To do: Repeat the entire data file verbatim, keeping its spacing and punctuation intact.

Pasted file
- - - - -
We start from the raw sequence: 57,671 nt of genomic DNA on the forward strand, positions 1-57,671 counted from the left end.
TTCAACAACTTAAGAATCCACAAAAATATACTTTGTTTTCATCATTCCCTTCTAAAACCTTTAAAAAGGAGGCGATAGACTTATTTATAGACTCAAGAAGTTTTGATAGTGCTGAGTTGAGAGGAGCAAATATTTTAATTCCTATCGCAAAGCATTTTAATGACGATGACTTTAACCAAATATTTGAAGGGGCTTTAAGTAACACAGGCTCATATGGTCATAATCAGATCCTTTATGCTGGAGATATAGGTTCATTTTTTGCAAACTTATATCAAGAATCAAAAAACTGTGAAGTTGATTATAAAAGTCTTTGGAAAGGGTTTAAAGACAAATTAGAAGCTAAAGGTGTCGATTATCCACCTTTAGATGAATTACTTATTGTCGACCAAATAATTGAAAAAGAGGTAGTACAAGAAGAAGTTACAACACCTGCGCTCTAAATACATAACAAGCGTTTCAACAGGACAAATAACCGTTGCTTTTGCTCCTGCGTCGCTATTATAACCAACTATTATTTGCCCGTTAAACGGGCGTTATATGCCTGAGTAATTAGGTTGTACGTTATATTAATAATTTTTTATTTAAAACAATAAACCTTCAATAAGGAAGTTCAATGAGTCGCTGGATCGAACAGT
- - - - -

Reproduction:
We start from the raw sequence: 57,671 nt of genomic DNA on the forward strand, positions 1-57,671 counted from the left end.
TTCAACAACTTAAGAATCCACAAAAATATACTTTGTTTTCATCATTCCCTTCTAAAACCTTTAAAAAGGAGGCGATAGACTTATTTATAGACTCAAGAAGTTTTGATAGTGCTGAGTTGAGAGGAGCAAATATTTTAATTCCTATCGCAAAGCATTTTAATGACGATGACTTTAACCAAATATTTGAAGGGGCTTTAAGTAACACAGGCTCATATGGTCATAATCAGATCCTTTATGCTGGAGATATAGGTTCATTTTTTGCAAACTTATATCAAGAATCAAAAAACTGTGAAGTTGATTATAAAAGTCTTTGGAAAGGGTTTAAAGACAAATTAGAAGCTAAAGGTGTCGATTATCCACCTTTAGATGAATTACTTATTGTCGACCAAATAATTGAAAAAGAGGTAGTACAAGAAGAAGTTACAACACCTGCGCTCTAAATACATAACAAGCGTTTCAACAGGACAAATAACCGTTGCTTTTGCTCCTGCGTCGCTATTATAACCAACTATTATTTGCCCGTTAAACGGGCGTTATATGCCTGAGTAATTAGGTTGTACGTTATATTAATAATTTTTTATTTAAAACAATAAACCTTCAATAAGGAAGTTCAATGAGTCGCTGGATCGAACAGT